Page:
1. The serum concentrations of cholesterol and triglycerides were measured before and during the treatment of hypertension. Thirty-six patients were treated with hydrochlorothiazide and 29 with spironolactone.
2. Serum cholesterol increased from 214 to 227 mg/100 ml (P < 0·005) and triglyceride did not change during treatment with hydrochlorothiazide. Serum triglyceride increased from 112 to 133 mg/100 ml (P < 0·05) and cholesterol did not change during treatment with spironolactone.
3. Serum lipid responses to diuretics varied among patients. To identify patients susceptible to larger increases, subgroup analysis was carried out. Patients who were younger and had lower pretreatment serum cholesterol and systolic blood pressure had larger increments in cholesterol during treatment. In these subgroups coronary risk status did not improve during therapy.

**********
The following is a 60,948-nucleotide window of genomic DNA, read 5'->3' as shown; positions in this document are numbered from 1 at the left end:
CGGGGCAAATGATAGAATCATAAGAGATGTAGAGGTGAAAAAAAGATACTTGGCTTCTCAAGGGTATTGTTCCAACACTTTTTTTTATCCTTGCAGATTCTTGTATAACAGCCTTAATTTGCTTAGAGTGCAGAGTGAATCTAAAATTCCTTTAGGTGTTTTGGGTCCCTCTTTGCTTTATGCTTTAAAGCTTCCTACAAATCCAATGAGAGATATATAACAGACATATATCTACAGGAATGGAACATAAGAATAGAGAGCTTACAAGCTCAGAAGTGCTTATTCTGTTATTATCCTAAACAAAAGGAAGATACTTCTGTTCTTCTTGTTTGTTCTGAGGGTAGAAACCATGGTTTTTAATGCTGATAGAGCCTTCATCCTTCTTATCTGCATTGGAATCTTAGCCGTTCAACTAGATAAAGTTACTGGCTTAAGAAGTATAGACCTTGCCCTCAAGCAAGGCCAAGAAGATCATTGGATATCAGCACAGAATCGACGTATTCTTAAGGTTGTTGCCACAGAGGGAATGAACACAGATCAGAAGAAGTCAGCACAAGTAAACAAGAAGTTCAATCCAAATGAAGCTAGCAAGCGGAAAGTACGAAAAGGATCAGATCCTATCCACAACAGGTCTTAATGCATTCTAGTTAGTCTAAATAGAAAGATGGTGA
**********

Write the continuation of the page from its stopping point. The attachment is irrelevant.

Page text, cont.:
4. The incidence of myocardial infarction may not be reduced so long as diuretics serve as first-line drugs in the treatment of mild hypertension.